Researchers have successfully protected foals against a potentially life-threatening infection by innoculating their mothers in the weeks before birth.
Rhodococcus equi is one of the most important causes of illness in foals between one and six months of age, particularly if they don’t have much resistance. It is behind a lethal form of pneumonia.
By the time symptoms of panting and coughing first appear, the only course of action is the expensive and time-consuming use of antibiotics.
Colette Cywes-Bentley and Joana Rocha led a study in which researchers devised and tested an experimental system relying solely on antibody-mediated protection against R. Equi.
Immunity was induced by vaccinating a dozen pregnant mares with a candidate vaccine six and three weeks before they were scheduled to give birth. This provoked an antibody response in the mares.
The vaccine targeted the conserved surface antigen found on many microbes, termed PNAG.
The study team, writing in the open-access journal PLOS Pathogens, confirmed that the antibody had been transferred to the foals via colostrum immediately after birth – the only way for foals to acquire maternal antibodies because horses lack antibody transfer via the placenta.
Seven foals born to unvaccinated mares were used as controls.
The foals were exposed at about four weeks of age to live, virulent R. equi via the lungs in a randomized, controlled, blinded challenge.
Eleven of the 12 foals born to immune mares (91%) did not develop clinical R. equi pneumonia, whereas six of the seven foals (86%) born to unvaccinated controls developed pneumonia.
It was found that some of the vaccinated foals developed small subclinical lung lesions, indicating that the viral challenge had resulted in some uptake of R. equi. However, they resolved rapidly without development of detectable clinical signs of disease.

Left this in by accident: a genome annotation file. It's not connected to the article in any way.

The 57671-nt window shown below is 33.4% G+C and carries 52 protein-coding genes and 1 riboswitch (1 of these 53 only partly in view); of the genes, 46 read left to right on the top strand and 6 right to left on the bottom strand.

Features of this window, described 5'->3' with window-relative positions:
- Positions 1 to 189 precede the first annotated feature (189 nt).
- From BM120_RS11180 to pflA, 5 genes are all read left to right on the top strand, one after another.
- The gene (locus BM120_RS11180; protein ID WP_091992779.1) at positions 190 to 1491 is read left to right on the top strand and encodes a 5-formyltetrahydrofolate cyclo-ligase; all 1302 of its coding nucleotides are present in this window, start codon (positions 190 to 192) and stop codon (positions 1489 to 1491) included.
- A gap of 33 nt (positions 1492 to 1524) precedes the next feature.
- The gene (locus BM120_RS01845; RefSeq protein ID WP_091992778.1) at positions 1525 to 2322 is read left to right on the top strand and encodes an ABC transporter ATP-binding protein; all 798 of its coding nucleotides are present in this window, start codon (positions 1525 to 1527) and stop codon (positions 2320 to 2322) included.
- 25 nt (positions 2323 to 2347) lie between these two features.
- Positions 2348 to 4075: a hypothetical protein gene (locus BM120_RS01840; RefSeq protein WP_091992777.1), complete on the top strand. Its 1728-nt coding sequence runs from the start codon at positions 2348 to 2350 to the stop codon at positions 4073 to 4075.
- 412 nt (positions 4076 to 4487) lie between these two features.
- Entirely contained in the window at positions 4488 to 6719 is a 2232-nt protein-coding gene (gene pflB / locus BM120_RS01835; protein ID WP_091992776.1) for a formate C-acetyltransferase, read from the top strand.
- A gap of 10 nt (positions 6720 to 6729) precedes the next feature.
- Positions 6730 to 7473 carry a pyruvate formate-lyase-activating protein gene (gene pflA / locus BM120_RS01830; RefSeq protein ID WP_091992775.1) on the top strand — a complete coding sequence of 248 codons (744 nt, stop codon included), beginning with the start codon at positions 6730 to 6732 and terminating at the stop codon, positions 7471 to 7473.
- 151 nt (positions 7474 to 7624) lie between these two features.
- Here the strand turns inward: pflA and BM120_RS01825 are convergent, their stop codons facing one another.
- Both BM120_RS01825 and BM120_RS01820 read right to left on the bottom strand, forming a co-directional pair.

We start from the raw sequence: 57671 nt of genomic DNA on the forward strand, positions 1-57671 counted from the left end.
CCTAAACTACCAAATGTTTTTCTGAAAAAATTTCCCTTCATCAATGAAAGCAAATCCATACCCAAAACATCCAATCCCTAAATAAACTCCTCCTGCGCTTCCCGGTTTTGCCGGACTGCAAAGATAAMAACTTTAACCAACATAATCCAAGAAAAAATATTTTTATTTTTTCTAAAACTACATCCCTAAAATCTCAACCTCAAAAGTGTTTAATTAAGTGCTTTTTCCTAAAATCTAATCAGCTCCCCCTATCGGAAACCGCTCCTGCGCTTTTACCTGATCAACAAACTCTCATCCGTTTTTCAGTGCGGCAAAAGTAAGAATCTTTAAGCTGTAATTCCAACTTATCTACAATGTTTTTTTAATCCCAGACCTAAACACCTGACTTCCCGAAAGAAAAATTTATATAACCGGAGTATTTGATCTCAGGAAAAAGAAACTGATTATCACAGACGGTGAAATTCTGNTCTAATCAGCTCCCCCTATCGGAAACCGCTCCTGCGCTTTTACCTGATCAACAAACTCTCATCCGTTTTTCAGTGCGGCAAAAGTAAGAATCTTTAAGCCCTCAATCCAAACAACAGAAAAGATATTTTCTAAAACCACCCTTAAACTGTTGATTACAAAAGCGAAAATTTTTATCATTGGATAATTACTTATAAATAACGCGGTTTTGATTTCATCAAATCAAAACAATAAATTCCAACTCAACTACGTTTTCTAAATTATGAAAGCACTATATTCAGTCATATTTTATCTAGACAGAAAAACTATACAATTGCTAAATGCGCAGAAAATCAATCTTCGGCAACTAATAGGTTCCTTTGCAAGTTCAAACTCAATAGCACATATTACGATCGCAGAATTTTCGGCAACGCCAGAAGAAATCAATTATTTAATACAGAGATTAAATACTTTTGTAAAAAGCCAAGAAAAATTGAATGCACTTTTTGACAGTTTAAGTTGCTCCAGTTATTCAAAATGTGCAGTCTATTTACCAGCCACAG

In a confirmatory passive immunization study, infusion of horse plasma containing the antibody protected five foals against R. equi pneumonia, whereas all four recipients of normal horse plasma developed clinical disease.
All foals infected in the study successfully recovered.
The study team acknowledged that development of effective vaccines for intracellular pathogens, such as R. Equi and those that cause diseases such as tuberculosis and brucellosis, has proved challenging.
The findings, they said, supported the development of PNAG as a vaccine for these kinds of bacterial pathogens.
The protection studies for R. equi in foals led to the implementation of a human trial evaluating the effect of an infusion against tuberculosis.
Discussing their findings, the researches said: “The success of immunization in protecting against R. equi challenge in foals targeting the broadly synthesized PNAG antigen raises the possibility that this single vaccine could engender protection against many microbial pathogens.
“While the potential to protect against multiple microbial targets is encouraging, the findings do raise issues as to whether antibody to PNAG will be protective against many microbes or potentially manifest some toxicities or unanticipated enhancements of infection caused by some organisms.
“Thus, continued monitoring and collection of safety data among animals and humans vaccinated against PNAG is paramount until the safety profile of antibody to PNAG becomes firmly established.”
The full study team, from a range of institutions and organisations, comprised Colette Cywes-Bentley, Joana Rocha, Angela Bordin, Mariana Vinacur, Safia Rehman, Tanweer Zaidi, Mark Meyer, Sarah Anthony, McKenzie Lambert, Daniel Vlock, Steeve Giguère, Noah Cohen and Gerald Pier.
Cywes-Bentley C, Rocha JN, Bordin AI, Vinacur M, Rehman S, Zaidi TS, et al. (2018) Antibody to Poly-N-acetyl glucosamine provides protection against intracellular pathogens: Mechanism of action and validation in horse foals challenged with Rhodococcus equi. PLoS Pathog 14(7): e1007160. https://doi.org/10.1371/journal.ppat.1007160